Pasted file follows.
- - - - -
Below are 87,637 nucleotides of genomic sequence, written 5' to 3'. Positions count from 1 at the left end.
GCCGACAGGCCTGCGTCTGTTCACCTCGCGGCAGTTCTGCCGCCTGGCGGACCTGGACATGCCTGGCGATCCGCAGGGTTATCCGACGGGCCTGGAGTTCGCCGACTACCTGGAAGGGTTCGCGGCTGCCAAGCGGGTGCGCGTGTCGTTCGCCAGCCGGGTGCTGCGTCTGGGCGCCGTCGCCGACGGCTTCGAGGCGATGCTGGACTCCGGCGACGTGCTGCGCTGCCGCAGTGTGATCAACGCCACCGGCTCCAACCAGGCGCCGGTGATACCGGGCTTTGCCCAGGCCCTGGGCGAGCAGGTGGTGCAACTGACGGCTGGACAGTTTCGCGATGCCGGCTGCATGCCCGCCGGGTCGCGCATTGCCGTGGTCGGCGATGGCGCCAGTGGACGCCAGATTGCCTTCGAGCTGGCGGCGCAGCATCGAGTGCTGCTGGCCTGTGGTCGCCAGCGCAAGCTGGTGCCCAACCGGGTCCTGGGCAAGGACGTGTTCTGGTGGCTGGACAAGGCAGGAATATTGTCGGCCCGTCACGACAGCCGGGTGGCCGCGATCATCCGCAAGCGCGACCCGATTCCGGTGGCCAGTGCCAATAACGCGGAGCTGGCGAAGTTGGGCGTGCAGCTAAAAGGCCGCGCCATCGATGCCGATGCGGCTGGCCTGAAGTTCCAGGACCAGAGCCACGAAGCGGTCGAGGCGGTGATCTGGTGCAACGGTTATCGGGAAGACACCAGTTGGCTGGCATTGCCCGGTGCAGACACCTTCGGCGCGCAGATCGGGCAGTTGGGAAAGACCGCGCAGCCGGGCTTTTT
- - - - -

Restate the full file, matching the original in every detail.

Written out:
Below are 87,637 nucleotides of genomic sequence, written 5' to 3'. Positions count from 1 at the left end.
GCCGACAGGCCTGCGTCTGTTCACCTCGCGGCAGTTCTGCCGCCTGGCGGACCTGGACATGCCTGGCGATCCGCAGGGTTATCCGACGGGCCTGGAGTTCGCCGACTACCTGGAAGGGTTCGCGGCTGCCAAGCGGGTGCGCGTGTCGTTCGCCAGCCGGGTGCTGCGTCTGGGCGCCGTCGCCGACGGCTTCGAGGCGATGCTGGACTCCGGCGACGTGCTGCGCTGCCGCAGTGTGATCAACGCCACCGGCTCCAACCAGGCGCCGGTGATACCGGGCTTTGCCCAGGCCCTGGGCGAGCAGGTGGTGCAACTGACGGCTGGACAGTTTCGCGATGCCGGCTGCATGCCCGCCGGGTCGCGCATTGCCGTGGTCGGCGATGGCGCCAGTGGACGCCAGATTGCCTTCGAGCTGGCGGCGCAGCATCGAGTGCTGCTGGCCTGTGGTCGCCAGCGCAAGCTGGTGCCCAACCGGGTCCTGGGCAAGGACGTGTTCTGGTGGCTGGACAAGGCAGGAATATTGTCGGCCCGTCACGACAGCCGGGTGGCCGCGATCATCCGCAAGCGCGACCCGATTCCGGTGGCCAGTGCCAATAACGCGGAGCTGGCGAAGTTGGGCGTGCAGCTAAAAGGCCGCGCCATCGATGCCGATGCGGCTGGCCTGAAGTTCCAGGACCAGAGCCACGAAGCGGTCGAGGCGGTGATCTGGTGCAACGGTTATCGGGAAGACACCAGTTGGCTGGCATTGCCCGGTGCAGACACCTTCGGCGCGCAGATCGGGCAGTTGGGAAAGACCGCGCAGCCGGGCTTTTT